by Staff Writers
Abu Dhabi (AFP) Feb 16, 2013
French Defence Minister Jean-Yves Le Drian on Saturday called for urgent action to bring about a power transfer in Syria that excludes President Bashar al-Assad.
"Given the enormous price paid already by the Syrian people... it is more urgent than ever to act to overcome differences in favour of a political transition," Le Drian told a security forum in the United Arab Emirates.
He said the change should be "a transition in which president Assad would no longer keep his place".
Le Drian spoke of a "tragedy" and accused Assad and his family "of clinging to power by multiplying the daily massacres and atrocities".
The minister's remarks came after the umbrella opposition National Council on Friday refused to accept Assad in any talks on ending Syria's 23-month conflict, as part of a "framework" it has drawn up for a political solution.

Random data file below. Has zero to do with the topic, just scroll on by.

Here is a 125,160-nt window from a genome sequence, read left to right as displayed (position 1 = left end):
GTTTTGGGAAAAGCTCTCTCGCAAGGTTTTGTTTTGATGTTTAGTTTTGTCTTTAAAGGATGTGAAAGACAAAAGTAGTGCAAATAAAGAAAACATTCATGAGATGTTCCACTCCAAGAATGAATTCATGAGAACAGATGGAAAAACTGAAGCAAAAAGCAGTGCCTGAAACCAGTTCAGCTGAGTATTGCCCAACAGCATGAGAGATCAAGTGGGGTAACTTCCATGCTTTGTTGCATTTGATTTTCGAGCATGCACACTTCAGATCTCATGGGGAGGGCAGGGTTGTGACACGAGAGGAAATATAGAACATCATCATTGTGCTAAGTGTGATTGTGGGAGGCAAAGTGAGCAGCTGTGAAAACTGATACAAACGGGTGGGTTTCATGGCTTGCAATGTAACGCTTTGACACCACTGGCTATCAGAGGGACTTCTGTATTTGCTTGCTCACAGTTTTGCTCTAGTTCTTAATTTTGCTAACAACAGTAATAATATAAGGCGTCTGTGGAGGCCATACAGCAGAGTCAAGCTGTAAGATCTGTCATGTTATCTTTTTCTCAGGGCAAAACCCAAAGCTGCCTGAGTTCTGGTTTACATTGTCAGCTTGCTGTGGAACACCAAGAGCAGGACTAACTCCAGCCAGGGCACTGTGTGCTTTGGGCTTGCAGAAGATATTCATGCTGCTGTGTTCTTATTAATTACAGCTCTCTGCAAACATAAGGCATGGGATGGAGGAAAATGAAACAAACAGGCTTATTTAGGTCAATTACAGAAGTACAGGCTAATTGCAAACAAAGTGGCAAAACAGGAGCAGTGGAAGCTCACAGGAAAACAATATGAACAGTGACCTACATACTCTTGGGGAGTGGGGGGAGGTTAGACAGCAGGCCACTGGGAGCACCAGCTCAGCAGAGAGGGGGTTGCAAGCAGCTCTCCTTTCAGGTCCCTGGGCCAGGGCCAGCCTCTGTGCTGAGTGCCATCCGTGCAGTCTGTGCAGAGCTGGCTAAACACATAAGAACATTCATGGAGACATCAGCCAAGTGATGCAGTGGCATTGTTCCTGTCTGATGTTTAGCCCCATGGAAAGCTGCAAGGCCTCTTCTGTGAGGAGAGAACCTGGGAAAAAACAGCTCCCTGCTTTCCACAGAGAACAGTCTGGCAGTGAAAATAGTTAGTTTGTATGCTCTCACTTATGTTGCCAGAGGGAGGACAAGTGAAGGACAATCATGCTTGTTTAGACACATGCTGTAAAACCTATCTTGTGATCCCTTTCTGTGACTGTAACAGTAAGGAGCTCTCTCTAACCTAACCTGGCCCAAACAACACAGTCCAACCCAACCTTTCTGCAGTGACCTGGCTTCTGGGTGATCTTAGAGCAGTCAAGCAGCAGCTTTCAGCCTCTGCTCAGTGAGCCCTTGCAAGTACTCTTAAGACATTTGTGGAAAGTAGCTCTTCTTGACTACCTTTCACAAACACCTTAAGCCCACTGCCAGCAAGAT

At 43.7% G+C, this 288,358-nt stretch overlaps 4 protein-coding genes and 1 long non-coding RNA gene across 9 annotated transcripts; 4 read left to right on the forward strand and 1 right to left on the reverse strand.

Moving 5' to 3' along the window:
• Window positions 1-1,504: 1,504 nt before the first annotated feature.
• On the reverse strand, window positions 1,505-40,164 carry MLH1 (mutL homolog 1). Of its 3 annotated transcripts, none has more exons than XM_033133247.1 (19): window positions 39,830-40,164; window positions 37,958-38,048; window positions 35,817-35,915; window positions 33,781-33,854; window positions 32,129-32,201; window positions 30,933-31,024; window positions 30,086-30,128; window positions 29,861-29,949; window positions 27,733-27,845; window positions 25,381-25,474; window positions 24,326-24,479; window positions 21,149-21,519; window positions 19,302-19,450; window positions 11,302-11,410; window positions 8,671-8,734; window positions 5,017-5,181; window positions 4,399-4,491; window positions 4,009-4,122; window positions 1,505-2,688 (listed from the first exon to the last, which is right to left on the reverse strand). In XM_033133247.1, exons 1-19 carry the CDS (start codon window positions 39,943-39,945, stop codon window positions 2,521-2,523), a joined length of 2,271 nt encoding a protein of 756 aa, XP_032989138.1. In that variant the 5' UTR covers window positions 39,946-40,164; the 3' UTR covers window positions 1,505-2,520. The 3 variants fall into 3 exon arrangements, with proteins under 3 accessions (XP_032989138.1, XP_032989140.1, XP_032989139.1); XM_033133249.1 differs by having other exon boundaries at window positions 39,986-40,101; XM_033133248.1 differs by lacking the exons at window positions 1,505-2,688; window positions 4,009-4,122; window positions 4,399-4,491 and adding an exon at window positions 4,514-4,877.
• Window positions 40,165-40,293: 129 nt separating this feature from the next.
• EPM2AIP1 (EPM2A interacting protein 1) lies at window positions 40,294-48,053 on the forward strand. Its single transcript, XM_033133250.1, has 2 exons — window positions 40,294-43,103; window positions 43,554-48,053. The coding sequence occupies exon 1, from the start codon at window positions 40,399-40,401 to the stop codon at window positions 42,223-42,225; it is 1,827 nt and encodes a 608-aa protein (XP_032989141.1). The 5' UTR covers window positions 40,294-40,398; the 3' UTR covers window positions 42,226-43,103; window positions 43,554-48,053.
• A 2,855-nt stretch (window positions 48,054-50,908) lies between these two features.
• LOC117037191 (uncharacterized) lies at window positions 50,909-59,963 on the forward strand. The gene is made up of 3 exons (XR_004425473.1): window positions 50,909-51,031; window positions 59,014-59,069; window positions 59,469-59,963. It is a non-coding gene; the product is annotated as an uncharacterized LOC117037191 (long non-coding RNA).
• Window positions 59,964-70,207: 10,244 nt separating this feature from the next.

China and Russia have blocked three resolutions at the UN Security Council that would have threatened sanctions against the Assad regime over its brutal crackdown on democracy protests that erupted in March 2011.
The crackdown triggered an armed uprising, and the United Nations says the conflict has killed nearly 70,000 people.
On Iran, the French minister stressed the need to prevent Tehran from developing nuclear weapons, and said sanctions imposed on the Islamic republic were aimed at pushing it into serious negotiations.
"The progress of Iran's programme only adds to our concerns" about the unacceptable "possibility of Iran acquiring nuclear arms," he told the Gulf Defence Conference held in Abu Dhabi.
Le Drian said it was the responsibility of countries to ensure that Iran's suspect nuclear programme "fails" in order to guarantee security for all.
The sanctions imposed by the United States and the European Union "appear to me to be the way to bring Iran to negotiate seriously," he added.
The International Energy Agency said on Wednesday that Western sanctions on Iran had slashed its oil export revenues by $40 billion in 2012 as production hit a three-decade low.
Iran insists its nuclear programme is for peaceful purposes.
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